5. Time-box your decisions.  Once you have gathered your information, instead of waiting for the moons to align, give yourself a window of time to make up your mind and set a date because then you will be more motivated to act.  In an article in the Harvard Business Review, Mark Chussil, Founder of Advanced Competitive Strategies, recounts wise words from his friend who said, “you should not spend your life making up your mind because things change, values change, and dreams change.  What broke your heart or made your day at age 25 is inconsequential at age 45.”  If the issue on the table has been reasonably vetted and the choices are equally attractive, it is time to decide, take action, and break the impasse. That dreaded feeling of being stuck could be corroding other areas of your life and draining your energy.

6. Avoid decision fatigue by automating.  Some decisions are minor, like what to eat and what to wear.  Others are more difficult, like deciding between two job offers; if you should move to a new country for someone you love; if you should cut a toxic friend out of your life, even though you share a rich history.  With so many decisions taking up your day, when you can turn the small ones into a routine, you can save your mental resources for the complex decisions.  It is the reason why Steve Jobs wore black turtlenecks, and Mark Zuckerberg dons hoodies.  Both men have stated that these decisions are the simple result of daily routines intended to cut down on decision fatigue.  Barack Obama said, “You’ll see I wear only gray or blue suits. I’m trying to pare down decisions. I don’t want to make decisions about what I’m eating or wearing, because I have too many other decisions to make.”  Routines can prime your mental state for the best decision-making.

7. Make one big decision at a time.  Some people try to make 2-3 decisions at once.  How about just making one, waiting, and then seeing how the landscape changes.  You do not need to solve everything before you take action.  Similar to riding a bike, it is easier to steer and make turns once you are moving.  We cannot plan life just from the sidelines; we need to participate and adjust on the go.  Is there one decision you can make that can be a lead domino for three others?

8. Make decisions in advance.  When you decide now how you will act in the future, you set yourself up for success.  For example, if you want to go for a run in the morning, you can lay out your clothes in advance and be mentally prepared to know that you are going first thing in the morning.  You do not have to think about it at the moment when you may be sleepy and unmotivated.  With advanced planning, you can even anticipate the fatigue that you may feel, and how you will overcome it.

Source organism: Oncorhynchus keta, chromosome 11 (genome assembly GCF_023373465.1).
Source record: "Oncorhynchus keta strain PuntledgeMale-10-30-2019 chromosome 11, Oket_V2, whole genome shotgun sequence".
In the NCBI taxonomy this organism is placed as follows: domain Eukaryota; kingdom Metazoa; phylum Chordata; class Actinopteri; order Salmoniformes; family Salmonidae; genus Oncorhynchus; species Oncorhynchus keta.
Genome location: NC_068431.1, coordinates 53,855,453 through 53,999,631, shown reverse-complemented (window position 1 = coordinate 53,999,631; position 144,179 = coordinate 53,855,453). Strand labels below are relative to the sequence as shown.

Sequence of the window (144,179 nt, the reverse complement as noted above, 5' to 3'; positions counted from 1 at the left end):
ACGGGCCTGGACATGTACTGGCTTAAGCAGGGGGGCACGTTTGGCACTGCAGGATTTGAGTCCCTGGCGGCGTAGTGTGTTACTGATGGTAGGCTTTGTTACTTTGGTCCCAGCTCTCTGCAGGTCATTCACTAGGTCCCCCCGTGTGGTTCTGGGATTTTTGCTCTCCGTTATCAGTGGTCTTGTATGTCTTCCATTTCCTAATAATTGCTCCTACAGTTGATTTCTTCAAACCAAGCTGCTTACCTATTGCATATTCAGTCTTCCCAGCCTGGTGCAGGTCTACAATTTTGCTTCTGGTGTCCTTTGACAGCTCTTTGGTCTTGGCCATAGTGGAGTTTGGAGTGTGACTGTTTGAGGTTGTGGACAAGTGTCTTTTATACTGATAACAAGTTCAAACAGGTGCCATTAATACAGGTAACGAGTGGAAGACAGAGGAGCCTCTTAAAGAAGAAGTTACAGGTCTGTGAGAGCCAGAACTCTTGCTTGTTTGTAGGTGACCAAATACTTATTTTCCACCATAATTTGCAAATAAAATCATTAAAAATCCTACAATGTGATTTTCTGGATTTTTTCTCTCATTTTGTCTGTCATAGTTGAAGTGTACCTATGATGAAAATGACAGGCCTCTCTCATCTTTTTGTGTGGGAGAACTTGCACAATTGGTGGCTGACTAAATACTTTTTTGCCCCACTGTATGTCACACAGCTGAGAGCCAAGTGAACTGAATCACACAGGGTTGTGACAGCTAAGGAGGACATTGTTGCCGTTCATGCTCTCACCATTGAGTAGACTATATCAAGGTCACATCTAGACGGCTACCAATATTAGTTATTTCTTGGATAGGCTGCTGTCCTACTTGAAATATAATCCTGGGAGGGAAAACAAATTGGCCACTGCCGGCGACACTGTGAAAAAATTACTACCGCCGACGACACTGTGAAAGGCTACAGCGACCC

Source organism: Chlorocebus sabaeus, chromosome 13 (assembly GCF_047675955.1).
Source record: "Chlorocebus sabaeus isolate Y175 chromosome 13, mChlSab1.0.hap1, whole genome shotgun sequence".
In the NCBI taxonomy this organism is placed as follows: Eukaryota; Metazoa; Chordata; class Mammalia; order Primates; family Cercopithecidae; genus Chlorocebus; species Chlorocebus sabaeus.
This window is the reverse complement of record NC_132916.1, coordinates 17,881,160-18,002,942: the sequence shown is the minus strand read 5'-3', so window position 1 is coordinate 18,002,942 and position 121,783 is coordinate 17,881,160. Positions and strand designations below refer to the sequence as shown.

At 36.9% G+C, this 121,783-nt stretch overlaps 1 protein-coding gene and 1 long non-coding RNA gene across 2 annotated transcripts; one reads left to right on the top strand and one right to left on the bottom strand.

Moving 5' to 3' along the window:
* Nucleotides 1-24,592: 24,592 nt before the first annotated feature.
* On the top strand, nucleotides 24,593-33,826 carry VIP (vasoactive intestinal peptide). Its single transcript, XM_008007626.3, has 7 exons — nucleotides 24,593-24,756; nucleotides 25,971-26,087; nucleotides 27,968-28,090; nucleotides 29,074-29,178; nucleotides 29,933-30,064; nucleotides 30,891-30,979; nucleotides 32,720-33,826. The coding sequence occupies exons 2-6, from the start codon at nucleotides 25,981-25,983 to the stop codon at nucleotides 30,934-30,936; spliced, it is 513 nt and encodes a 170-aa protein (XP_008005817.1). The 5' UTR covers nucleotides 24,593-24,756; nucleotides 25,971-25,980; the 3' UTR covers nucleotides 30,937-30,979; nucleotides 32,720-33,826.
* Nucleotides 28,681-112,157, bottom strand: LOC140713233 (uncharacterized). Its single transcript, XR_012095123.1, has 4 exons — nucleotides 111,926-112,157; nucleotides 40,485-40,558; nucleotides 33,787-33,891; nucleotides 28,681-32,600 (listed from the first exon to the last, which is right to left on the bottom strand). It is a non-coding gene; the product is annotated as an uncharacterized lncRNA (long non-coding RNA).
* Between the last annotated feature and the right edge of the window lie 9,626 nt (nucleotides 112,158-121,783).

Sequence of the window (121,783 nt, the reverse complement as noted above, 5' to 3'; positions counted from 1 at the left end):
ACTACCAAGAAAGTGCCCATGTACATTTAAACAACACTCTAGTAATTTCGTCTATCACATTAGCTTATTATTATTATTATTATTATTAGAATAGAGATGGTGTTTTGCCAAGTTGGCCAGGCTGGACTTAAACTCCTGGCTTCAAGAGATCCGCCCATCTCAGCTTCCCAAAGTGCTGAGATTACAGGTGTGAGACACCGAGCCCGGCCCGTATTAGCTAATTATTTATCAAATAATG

9. Aim for 80% or a good enough choice.  Many things we can be deciding on could relate to wicked problems with changing requirements that are often hard to recognize and numerous unintended consequences. Even with all the best research and strategies, there will always be information that eludes us.  Steven Covey says that trying to be perfect prevents action.  If you feel about 80% confident in your decision, go for it.  Any difficult decision may not be ideal, but we can go for a good enough choice. Choices are made depending on the estimation of how things will be in the future, but the future is ever-changing so decisions made today can be based on faulty information. In that case, it could be helpful to choose a direction rather than a destination because you become open to the possibility of adjusting as you go to better match the realities you will be given.

10. Examine tradeoffs.  Ray Dalio, Author of Principles said, “I learned that if you work hard and creatively, you can have just about anything you want, but not everything you want.  Maturity is the ability to reject good alternatives to pursue even better ones.”  When faced with a choice between two things that you need and that are seemingly at odds, try and figure out how much of each you can get and know when you say no to one thing, you can say yes to another in which you are more enthusiastic.

11. Avoid indecision.  When we are in the deliberation stage, we have stress and anxiety, but when we move into phase two of pulling the trigger, our mind moves into action mode; it convinces us that the thing we have is better than the thing we left behind.  We sometimes wonder, after the fact, how we were even having a tough time deciding in the first place.  The energy you save by not deliberating pointlessly will be useful for other things, so put a timer on your decision and go for it.

Hard decisions are hard when we are in the process of making them, but after that, it is just life.  When we have systems in place to help us with decision-making, we can find ways to make the process a little less strenuous on ourselves, so we can spend more time in action with the things we love, and less time stuck in deciding.

Quote of the day: “[People are] born to live and not to prepare to live” – Boris Pasternak, Russian Poet

Q: What is your favorite system that you rely on for good decision-making? Comment and share below, we would love to hear from you!

[The next blog in this series 7/8 will focus on the aftermath of a decision.]

As a leadership development and executive coach, I work with leaders to help them make hard decisions, contact me to explore this topic further.

What’s your system for making decisions?